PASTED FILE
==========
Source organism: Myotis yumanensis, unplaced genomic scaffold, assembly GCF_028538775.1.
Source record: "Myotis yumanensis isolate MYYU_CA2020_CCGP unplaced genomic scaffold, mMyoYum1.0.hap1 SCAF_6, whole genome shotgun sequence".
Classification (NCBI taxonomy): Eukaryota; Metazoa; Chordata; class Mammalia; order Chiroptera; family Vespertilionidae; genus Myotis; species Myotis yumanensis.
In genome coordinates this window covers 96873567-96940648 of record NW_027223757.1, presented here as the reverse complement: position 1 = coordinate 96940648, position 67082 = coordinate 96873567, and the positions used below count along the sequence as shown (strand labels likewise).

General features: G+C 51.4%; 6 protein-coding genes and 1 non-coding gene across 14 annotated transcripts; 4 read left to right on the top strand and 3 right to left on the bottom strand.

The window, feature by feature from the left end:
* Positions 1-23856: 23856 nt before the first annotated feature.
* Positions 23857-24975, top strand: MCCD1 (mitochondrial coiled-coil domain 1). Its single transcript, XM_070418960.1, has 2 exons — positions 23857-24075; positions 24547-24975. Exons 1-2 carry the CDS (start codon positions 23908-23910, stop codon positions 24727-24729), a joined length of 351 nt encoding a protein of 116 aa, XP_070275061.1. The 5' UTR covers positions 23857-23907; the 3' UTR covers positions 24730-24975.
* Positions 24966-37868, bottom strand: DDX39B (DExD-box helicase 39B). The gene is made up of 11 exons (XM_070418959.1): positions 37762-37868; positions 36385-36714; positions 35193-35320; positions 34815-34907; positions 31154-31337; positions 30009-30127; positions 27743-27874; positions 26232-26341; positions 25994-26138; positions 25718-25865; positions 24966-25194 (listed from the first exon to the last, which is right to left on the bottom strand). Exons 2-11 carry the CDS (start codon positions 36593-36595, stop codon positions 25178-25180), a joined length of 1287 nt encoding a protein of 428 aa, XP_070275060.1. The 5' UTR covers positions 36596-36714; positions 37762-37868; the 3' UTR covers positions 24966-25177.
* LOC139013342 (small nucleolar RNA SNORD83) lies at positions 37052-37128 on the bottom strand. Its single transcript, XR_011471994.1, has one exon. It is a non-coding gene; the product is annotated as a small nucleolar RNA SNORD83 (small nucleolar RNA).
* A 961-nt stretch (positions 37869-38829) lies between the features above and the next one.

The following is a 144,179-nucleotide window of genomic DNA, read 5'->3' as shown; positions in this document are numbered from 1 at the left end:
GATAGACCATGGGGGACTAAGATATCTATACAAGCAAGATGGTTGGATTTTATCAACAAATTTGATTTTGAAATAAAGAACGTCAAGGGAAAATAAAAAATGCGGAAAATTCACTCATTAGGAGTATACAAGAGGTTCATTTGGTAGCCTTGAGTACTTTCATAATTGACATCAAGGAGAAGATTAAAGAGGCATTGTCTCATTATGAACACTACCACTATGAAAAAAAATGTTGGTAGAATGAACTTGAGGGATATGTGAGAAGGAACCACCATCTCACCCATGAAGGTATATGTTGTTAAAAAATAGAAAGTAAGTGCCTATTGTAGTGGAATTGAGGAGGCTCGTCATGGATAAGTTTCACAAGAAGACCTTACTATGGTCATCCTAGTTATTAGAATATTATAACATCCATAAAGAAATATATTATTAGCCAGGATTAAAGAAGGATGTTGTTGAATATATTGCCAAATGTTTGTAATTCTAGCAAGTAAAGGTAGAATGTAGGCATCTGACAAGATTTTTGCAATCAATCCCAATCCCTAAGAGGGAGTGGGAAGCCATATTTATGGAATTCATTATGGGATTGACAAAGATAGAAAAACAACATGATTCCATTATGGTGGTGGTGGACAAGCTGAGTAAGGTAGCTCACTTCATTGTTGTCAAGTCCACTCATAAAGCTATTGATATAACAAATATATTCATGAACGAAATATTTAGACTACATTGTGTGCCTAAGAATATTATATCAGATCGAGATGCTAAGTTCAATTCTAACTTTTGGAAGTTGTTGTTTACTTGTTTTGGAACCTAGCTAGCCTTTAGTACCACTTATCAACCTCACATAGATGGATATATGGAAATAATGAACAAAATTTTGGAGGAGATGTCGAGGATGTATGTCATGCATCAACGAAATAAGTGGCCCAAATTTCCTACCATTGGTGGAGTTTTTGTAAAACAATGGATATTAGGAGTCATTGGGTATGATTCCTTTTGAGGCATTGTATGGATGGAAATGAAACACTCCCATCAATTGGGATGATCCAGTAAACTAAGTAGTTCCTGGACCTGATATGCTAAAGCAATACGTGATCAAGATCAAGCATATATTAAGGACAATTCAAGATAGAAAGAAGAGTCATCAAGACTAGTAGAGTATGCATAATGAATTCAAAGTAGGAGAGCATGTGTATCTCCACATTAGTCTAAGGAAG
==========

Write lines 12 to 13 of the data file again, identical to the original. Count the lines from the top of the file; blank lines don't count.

The following is a 144,179-nucleotide window of genomic DNA, read 5'->3' as shown; positions in this document are numbered from 1 at the left end:
GATAGACCATGGGGGACTAAGATATCTATACAAGCAAGATGGTTGGATTTTATCAACAAATTTGATTTTGAAATAAAGAACGTCAAGGGAAAATAAAAAATGCGGAAAATTCACTCATTAGGAGTATACAAGAGGTTCATTTGGTAGCCTTGAGTACTTTCATAATTGACATCAAGGAGAAGATTAAAGAGGCATTGTCTCATTATGAACACTACCACTATGAAAAAAAATGTTGGTAGAATGAACTTGAGGGATATGTGAGAAGGAACCACCATCTCACCCATGAAGGTATATGTTGTTAAAAAATAGAAAGTAAGTGCCTATTGTAGTGGAATTGAGGAGGCTCGTCATGGATAAGTTTCACAAGAAGACCTTACTATGGTCATCCTAGTTATTAGAATATTATAACATCCATAAAGAAATATATTATTAGCCAGGATTAAAGAAGGATGTTGTTGAATATATTGCCAAATGTTTGTAATTCTAGCAAGTAAAGGTAGAATGTAGGCATCTGACAAGATTTTTGCAATCAATCCCAATCCCTAAGAGGGAGTGGGAAGCCATATTTATGGAATTCATTATGGGATTGACAAAGATAGAAAAACAACATGATTCCATTATGGTGGTGGTGGACAAGCTGAGTAAGGTAGCTCACTTCATTGTTGTCAAGTCCACTCATAAAGCTATTGATATAACAAATATATTCATGAACGAAATATTTAGACTACATTGTGTGCCTAAGAATATTATATCAGATCGAGATGCTAAGTTCAATTCTAACTTTTGGAAGTTGTTGTTTACTTGTTTTGGAACCTAGCTAGCCTTTAGTACCACTTATCAACCTCACATAGATGGATATATGGAAATAATGAACAAAATTTTGGAGGAGATGTCGAGGATGTATGTCATGCATCAACGAAATAAGTGGCCCAAATTTCCTACCATTGGTGGAGTTTTTGTAAAACAATGGATATTAGGAGTCATTGGGTATGATTCCTTTTGAGGCATTGTATGGATGGAAATGAAACACTCCCATCAATTGGGATGATCCAGTAAACTAAGTAGTTCCTGGACCTGATATGCTAAAGCAATACGTGATCAAGATCAAGCATATATTAAGGACAATTCAAGATAGAAAGAAGAGTCATCAAGACTAGTAGAGTATGCATAATGAATTCAAAGTAGGAGAGCATGTGTATCTCCACATTAGTCTAAGGAAG